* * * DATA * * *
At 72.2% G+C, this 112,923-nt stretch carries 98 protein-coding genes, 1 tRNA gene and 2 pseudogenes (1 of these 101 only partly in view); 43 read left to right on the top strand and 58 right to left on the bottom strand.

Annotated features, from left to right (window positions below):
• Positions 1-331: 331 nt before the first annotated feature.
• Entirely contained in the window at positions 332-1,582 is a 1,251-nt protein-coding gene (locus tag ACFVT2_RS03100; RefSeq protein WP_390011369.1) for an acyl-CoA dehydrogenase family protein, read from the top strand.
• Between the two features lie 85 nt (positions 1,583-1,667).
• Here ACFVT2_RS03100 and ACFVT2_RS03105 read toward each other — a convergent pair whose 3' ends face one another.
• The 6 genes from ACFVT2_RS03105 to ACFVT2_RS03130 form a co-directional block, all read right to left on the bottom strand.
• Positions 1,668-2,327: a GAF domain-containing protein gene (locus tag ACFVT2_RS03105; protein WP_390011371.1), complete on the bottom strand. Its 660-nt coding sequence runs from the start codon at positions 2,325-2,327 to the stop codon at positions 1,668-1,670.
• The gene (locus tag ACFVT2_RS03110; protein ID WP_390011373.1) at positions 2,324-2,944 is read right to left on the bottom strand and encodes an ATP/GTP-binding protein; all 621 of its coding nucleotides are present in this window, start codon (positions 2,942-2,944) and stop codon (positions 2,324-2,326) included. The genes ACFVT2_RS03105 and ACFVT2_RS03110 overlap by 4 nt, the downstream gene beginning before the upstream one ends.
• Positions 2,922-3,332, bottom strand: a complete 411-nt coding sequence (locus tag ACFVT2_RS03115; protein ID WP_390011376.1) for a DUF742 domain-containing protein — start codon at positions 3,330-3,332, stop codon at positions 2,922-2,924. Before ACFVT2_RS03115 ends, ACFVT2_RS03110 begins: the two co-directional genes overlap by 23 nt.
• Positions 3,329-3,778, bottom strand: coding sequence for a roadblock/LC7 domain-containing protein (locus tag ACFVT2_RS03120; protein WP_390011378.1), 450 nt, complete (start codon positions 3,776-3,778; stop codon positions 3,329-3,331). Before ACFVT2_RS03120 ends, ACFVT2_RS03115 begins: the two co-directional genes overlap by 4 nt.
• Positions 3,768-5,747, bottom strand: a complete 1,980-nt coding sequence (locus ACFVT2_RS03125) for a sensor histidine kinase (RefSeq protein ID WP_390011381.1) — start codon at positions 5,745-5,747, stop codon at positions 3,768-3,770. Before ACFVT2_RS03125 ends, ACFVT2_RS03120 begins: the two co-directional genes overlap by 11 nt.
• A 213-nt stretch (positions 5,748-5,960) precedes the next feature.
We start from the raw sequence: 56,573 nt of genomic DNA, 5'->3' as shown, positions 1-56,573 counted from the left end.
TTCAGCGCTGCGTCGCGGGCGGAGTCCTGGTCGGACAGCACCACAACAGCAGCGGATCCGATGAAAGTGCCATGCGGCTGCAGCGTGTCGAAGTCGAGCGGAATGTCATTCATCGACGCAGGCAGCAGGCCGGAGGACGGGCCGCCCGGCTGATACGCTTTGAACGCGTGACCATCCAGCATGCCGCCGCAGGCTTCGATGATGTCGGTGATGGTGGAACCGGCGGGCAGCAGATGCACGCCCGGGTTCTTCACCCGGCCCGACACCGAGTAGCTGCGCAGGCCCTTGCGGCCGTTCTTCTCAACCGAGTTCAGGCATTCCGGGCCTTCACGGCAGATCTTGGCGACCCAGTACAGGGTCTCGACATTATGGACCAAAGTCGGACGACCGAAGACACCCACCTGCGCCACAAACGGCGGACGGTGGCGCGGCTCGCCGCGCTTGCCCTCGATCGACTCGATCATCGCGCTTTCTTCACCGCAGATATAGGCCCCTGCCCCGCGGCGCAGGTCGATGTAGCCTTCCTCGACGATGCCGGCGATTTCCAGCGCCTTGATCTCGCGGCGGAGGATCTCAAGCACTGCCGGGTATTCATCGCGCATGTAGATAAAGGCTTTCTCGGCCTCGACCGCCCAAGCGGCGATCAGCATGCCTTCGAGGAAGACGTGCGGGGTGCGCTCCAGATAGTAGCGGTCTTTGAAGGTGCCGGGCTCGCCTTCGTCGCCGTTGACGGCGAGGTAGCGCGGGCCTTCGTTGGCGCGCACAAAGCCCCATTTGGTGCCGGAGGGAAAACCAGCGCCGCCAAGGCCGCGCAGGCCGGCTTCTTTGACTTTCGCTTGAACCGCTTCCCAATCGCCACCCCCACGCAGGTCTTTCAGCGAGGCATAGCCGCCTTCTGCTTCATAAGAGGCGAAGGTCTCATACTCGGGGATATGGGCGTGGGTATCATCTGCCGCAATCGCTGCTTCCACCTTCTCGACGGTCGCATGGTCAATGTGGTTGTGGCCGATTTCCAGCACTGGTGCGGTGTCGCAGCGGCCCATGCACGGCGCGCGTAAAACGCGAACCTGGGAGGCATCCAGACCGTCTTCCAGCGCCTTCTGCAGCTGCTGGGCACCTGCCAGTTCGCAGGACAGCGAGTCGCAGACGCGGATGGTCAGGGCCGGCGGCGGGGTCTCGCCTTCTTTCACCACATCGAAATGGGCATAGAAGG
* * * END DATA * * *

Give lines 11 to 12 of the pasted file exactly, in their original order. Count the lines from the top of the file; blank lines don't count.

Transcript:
• Positions 3,329-3,778, bottom strand: coding sequence for a roadblock/LC7 domain-containing protein (locus tag ACFVT2_RS03120; protein WP_390011378.1), 450 nt, complete (start codon positions 3,776-3,778; stop codon positions 3,329-3,331). Before ACFVT2_RS03120 ends, ACFVT2_RS03115 begins: the two co-directional genes overlap by 4 nt.
• Positions 3,768-5,747, bottom strand: a complete 1,980-nt coding sequence (locus ACFVT2_RS03125) for a sensor histidine kinase (RefSeq protein ID WP_390011381.1) — start codon at positions 5,745-5,747, stop codon at positions 3,768-3,770. Before ACFVT2_RS03125 ends, ACFVT2_RS03120 begins: the two co-directional genes overlap by 11 nt.